Short-term total sleep deprivation in the rat increases antioxidant responses in multiple brain regions without impairing spontaneous alternation behavior.

TitleShort-term total sleep deprivation in the rat increases antioxidant responses in multiple brain regions without impairing spontaneous alternation behavior.
Publication TypeJournal Article
Year of Publication2010
AuthorsRamanathan, L, Hu S, Frautschy SA, Siegel JM
JournalBehavioural brain research
Volume207
Issue2
Pagination305-9
Date Published2010 Mar 5
ISSN1872-7549
KeywordsAnimals, Antioxidants, Behavior, Animal, Brain, Exploratory Behavior, Glutathione, Glutathione Peroxidase, Hexokinase, Male, Maze Learning, Rats, Rats, Sprague-Dawley, sleep deprivation, Superoxide Dismutase, Time Factors
Abstract

Total sleep deprivation (TSD) induces a broad spectrum of cognitive, behavioral and cellular changes. We previously reported that long term (5-11 days) TSD in the rat, by the disk-over-water method, decreases the activity of the antioxidant enzyme superoxide dismutase (SOD) in the brainstem and hippocampus. To gain insight into the mechanisms causing cognitive impairment, here we explore the early associations between metabolic activity, antioxidant responses and working memory (one form of cognitive impairment). Specifically we investigated the impact of short-term (6h) TSD, by gentle handling, on the levels of the endogenous antioxidant, total glutathione (GSHt), and the activities of the antioxidative enzymes, SOD and glutathione peroxidase (GPx). Short-term TSD had no significant impact on SOD activity, but increased GSHt levels in the rat cortex, brainstem and basal forebrain, and GPx activity in the rat hippocampus and cerebellum. We also observed increased activity of hexokinase, (HK), the rate limiting enzyme of glucose metabolism, in the rat cortex and hypothalamus. We further showed that 6h of TSD leads to increased exploratory behavior to a new environment, without impairing spontaneous alternation behavior (SAB) in the Y maze. We conclude that acute (6h) sleep loss may trigger compensatory mechanisms (like increased antioxidant responses) that prevent initial deterioration in working memory.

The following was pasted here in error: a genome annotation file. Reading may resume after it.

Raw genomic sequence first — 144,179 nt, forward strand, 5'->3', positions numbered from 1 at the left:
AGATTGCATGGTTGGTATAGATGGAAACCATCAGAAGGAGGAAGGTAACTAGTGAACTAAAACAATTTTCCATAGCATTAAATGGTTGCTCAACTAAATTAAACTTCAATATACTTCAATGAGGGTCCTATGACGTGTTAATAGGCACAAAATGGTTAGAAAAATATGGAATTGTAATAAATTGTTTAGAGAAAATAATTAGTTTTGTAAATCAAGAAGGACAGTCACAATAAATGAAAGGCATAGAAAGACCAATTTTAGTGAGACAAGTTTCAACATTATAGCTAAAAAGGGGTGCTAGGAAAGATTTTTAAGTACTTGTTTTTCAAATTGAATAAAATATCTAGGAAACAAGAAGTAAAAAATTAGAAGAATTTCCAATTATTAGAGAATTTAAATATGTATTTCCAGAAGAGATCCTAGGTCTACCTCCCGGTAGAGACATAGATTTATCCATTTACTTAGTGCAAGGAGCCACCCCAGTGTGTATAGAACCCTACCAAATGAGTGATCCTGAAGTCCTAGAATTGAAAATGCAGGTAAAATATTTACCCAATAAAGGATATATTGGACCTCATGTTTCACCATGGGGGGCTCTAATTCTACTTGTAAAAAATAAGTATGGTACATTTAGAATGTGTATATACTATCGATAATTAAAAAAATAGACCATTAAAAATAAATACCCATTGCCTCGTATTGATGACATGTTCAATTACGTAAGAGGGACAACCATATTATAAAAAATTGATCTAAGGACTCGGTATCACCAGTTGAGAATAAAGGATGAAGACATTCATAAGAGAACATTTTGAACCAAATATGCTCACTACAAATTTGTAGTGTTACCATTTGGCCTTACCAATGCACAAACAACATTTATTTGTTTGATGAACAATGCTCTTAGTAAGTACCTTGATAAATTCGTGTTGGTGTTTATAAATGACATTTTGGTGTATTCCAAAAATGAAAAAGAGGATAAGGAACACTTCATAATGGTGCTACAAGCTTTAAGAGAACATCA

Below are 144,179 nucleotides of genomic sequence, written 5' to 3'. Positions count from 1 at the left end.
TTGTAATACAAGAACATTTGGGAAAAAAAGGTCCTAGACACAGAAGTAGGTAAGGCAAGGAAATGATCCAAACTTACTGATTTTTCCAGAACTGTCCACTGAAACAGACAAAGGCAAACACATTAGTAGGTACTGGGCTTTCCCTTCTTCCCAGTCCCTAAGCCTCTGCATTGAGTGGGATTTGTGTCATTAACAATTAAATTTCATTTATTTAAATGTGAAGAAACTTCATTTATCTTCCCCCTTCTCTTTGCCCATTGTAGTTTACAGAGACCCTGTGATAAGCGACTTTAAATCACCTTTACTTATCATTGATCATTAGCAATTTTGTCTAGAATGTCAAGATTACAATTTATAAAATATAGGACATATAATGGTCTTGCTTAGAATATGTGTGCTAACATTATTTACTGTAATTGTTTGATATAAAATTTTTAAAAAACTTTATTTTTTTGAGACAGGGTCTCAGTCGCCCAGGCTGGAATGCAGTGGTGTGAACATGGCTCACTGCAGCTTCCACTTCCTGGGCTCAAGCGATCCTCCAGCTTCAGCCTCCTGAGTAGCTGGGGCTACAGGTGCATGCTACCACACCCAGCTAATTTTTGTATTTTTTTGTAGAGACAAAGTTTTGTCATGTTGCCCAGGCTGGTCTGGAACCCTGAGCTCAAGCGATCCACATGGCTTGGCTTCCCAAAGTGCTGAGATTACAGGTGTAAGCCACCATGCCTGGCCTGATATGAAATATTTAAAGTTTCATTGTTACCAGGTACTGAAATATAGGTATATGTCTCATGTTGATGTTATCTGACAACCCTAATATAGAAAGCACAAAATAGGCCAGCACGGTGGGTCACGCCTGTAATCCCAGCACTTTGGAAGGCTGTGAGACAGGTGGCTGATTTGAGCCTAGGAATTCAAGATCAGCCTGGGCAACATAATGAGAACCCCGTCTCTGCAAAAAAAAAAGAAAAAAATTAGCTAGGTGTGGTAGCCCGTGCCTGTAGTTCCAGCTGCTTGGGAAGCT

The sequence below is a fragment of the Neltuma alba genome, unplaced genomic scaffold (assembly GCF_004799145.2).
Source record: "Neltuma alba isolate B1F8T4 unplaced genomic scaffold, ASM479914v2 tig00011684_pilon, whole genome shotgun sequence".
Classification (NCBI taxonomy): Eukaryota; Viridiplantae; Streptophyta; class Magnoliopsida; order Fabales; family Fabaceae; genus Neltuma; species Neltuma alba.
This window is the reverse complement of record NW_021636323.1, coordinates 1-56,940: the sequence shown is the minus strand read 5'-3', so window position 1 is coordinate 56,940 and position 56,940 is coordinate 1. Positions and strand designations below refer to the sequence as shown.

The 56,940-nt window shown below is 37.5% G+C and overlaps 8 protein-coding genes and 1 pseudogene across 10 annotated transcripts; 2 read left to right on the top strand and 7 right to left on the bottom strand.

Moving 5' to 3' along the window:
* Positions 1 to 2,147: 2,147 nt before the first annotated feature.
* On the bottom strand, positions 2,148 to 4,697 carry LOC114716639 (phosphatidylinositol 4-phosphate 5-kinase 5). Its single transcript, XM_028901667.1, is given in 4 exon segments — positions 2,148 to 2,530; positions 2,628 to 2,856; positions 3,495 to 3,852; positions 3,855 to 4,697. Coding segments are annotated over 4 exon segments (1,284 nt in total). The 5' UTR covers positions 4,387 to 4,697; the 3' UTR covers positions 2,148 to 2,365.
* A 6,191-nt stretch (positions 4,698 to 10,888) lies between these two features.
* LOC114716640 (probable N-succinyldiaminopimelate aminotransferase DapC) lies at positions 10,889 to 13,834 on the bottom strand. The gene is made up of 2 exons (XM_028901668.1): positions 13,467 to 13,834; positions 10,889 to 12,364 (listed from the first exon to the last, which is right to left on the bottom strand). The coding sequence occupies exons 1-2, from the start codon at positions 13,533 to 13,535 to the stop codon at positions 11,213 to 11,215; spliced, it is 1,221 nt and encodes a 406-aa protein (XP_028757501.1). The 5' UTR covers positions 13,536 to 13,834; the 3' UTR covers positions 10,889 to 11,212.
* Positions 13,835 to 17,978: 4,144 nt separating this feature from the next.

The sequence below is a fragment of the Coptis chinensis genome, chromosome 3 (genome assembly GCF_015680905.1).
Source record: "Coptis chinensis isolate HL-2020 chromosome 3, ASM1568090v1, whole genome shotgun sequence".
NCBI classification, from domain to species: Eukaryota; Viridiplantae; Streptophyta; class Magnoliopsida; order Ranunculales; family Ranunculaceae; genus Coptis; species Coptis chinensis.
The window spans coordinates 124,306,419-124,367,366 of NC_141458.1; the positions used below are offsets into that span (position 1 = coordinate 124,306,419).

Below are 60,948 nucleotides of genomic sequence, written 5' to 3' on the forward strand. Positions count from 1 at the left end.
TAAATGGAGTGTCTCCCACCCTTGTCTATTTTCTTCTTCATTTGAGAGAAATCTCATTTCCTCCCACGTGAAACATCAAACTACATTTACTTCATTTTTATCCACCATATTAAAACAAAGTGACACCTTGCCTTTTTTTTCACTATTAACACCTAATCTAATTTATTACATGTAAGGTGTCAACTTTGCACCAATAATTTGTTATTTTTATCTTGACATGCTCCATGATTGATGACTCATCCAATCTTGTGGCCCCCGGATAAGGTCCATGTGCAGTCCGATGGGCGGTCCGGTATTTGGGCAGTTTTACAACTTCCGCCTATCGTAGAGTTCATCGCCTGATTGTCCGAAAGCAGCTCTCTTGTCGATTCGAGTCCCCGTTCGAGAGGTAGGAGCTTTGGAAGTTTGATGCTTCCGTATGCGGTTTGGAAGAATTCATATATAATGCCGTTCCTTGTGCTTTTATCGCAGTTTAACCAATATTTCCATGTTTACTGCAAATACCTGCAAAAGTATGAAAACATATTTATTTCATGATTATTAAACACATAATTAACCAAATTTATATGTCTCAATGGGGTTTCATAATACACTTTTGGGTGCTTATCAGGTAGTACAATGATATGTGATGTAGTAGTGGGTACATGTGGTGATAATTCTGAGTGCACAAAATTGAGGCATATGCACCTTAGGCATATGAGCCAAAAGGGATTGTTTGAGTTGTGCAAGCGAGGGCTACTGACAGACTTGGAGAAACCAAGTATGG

DOI10.1111/j.1365-2869.2012.01023.x
Alternate JournalBehav. Brain Res.